This Chapter taken from The book ‘Crumbs from His Table’ by Ramanananda Swarnagiri
Sri Bhagavan: “Who are you?”
D: I am Narayanaswami.
B: Is it the body, the mouth or the hands that represent the “I” you are talking about?
D: The mouth, the tongue, the body, all together constitute the “I.”
B: (Pointing to the disciple) Whose body is this?
D: My body.
B: So, you are different from the body? You are the possessor and the body is your possession?
D: I now realize I am different from my body, but I cannot however clearly see the line of demarcation between my body and my “Self.” I cannot see Who I am.
B: Go and put the question to your “Self ” and you will know who you are.
D: To whom is the question to be put and how?
B: Put the question to your “Self,” trace the source from which the “I” springs and the answer will come to you.
The writer felt that, contrary to what Mr. Narayana Iyer and others said, namely that Sri Ramana Bhagavan was not in the habit of giving upadesa (spiritual instruction and guidance), He had actually given him something to work on. He was satisfied with this lesson and, having purchased a copy of His Life and Teaching (in Tamil), read it that very night at the ashram itself. The more he read it the more he was attracted to Sri Bhagavan, and His example and teachings appealed to him more than any that he had heard of.
The next day, in company with some of his friends and a close relation, he visited a scholar learned in Sanskrit and Tamil, who was for some time a Sanskrit teacher in one of the Local Board High Schools and who was living close to most of the places where Bhagavan was reported to have spent his early life. When the writer came to a place where Bhagavan was said to have sat in the evenings, he took a small quantity of the earth from it and smeared it on his forehead (as is usual with Hindus when they revere a person) and dropped a bit of it into his mouth. He felt “the very ground on which such a holy person sat was sacred, His footprints were worth all the spheres that rolled in the heavens.” His relation immediately flew into a rage and protested against his deifying Sri Ramana, who, according to him, (as belonging to the orthodox school of philosophers) had contravened the injunctions of Manu (The Hindu Lawgiver) by performing the last rites of His mother. This is contrary to the established rule that an ascetic should have no more connection with his parents. Though not educated enough to be able to refute his arguments from ancient lore, the writer remonstrated with him that Sri Ramana was another Manu in the present day with all the authority to lay down codes for human conduct, but, in concentrating mainly on spiritual guidance, He was on a very much higher plane than Manu. Unfortunately, however, he added a curse to the protest, saying that his relative would soon reap the result of his ignorant derogation of the Lord. Within less than ten minutes, on coming down to the plain, his relative tripped over quite a small stone and fell headlong on the ground. The writer was walking a few paces ahead and had turned the corner of a street, when he was recalled by a friend, to find that his relative had not only sustained an injury, but was lying unconscious in a hut, with one of his legs swollen from the fall. He ran to the spot, engaged a horse-cart and took him to the railway station, after rendering what first aid he could by dashing cold water on his face and giving him some water to drink etc., till he regained consciousness. The writer would like to leave his readers to draw their own conclusion on the connection between his curse and the immediate accident, inexplicable as it is to him even now.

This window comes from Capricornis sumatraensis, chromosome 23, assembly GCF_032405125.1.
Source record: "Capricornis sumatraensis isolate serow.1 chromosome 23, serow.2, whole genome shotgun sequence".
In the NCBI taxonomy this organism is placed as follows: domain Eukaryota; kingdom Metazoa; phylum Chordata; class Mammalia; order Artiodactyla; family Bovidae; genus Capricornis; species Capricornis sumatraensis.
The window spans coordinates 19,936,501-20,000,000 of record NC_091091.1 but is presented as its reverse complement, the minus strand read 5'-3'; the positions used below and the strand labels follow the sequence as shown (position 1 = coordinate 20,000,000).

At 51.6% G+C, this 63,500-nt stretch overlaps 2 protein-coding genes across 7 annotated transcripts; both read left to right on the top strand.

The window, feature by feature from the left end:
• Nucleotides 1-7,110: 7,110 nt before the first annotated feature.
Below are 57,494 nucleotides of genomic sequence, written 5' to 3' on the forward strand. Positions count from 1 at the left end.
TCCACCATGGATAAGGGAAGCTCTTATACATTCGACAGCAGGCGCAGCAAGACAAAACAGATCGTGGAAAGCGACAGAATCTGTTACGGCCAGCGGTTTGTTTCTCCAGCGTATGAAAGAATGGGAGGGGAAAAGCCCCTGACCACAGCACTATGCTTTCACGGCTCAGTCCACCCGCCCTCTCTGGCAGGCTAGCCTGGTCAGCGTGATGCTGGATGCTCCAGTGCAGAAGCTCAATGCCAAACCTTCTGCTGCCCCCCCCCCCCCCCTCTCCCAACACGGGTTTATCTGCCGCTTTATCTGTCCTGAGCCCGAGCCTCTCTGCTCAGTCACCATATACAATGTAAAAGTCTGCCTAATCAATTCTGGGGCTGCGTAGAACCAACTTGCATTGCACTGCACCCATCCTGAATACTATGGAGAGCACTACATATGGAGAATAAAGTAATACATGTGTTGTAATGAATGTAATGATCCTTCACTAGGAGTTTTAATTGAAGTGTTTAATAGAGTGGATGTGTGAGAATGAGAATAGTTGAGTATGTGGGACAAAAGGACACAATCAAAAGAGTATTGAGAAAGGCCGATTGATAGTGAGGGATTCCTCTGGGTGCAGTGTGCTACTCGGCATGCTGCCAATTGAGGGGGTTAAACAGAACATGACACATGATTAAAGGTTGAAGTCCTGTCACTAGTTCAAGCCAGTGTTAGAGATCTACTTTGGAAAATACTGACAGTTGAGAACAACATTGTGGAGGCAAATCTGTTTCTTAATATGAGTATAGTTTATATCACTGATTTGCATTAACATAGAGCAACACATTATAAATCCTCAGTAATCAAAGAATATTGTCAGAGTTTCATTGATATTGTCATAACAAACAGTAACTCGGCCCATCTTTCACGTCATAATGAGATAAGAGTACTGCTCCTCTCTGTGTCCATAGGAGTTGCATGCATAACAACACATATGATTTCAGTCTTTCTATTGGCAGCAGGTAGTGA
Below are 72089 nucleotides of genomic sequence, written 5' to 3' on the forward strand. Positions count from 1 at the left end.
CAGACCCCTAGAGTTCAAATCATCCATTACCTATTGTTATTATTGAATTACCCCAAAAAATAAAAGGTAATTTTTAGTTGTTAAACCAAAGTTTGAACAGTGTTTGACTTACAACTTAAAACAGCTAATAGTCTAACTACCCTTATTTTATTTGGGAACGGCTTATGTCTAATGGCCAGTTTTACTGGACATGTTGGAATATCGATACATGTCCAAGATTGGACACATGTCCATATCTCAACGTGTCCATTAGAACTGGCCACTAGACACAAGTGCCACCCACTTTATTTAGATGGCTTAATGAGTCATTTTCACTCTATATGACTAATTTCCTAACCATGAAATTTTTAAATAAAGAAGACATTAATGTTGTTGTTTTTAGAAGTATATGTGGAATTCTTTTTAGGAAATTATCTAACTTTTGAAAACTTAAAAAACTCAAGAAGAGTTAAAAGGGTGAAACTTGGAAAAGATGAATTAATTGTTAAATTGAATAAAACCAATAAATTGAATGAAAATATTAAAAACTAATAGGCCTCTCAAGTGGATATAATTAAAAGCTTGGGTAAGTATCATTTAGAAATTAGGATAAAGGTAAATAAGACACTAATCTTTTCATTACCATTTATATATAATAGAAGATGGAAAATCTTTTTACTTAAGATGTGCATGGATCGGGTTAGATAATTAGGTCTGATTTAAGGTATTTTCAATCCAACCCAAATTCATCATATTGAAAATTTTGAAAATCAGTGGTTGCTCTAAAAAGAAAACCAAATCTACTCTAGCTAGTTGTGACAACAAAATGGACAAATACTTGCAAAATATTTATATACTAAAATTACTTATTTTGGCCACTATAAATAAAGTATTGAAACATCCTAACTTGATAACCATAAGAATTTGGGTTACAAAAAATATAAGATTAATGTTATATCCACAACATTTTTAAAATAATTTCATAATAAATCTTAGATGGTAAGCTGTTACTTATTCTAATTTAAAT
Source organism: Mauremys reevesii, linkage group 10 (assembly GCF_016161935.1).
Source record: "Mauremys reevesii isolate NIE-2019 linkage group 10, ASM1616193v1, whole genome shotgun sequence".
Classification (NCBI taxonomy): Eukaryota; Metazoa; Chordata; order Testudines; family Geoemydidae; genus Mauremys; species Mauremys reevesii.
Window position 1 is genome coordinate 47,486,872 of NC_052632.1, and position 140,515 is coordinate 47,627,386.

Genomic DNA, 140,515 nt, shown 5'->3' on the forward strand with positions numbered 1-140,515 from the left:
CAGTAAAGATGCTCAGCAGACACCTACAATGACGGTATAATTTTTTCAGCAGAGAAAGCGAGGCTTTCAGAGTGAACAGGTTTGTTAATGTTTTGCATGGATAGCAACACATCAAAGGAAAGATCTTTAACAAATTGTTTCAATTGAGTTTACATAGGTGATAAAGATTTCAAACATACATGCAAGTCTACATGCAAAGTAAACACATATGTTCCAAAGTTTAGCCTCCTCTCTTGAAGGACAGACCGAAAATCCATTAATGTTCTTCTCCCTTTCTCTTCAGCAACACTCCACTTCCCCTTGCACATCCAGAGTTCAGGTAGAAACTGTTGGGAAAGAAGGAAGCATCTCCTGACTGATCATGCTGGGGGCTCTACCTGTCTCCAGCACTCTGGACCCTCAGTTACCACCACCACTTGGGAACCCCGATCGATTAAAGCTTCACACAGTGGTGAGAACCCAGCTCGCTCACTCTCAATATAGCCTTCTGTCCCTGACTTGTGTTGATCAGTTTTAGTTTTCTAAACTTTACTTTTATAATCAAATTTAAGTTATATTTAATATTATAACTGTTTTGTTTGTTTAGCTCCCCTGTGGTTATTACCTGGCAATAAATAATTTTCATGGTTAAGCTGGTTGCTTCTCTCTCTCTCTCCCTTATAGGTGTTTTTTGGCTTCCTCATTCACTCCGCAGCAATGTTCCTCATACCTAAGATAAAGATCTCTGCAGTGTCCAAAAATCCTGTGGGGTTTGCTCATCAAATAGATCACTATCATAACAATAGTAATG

The writer does not like miracle-mongering, nor does Sri Bhagavan claim any supernatural powers for himself, but there is no limit to the number of persons who have attributed such things to Him.
The writer visited Sri Ramana again on 27th May and 20th October the same year, staying for only two hours on the former date and for a day on the latter. Sri Niranjanananda Swami, the secular head of Sri Ramanasramam, casually remarked to him that if he desired to obtain the full benefit of Sri Ramana’s Grace he had better make up his mind to stay in the ashram for a minimum of five days. He could neither grasp the real import of this suggestion nor was he very enthusiastic about such a stay then. He continued, however, to practise the “Who am I?” enquiry from the date he first saw Sri Ramana.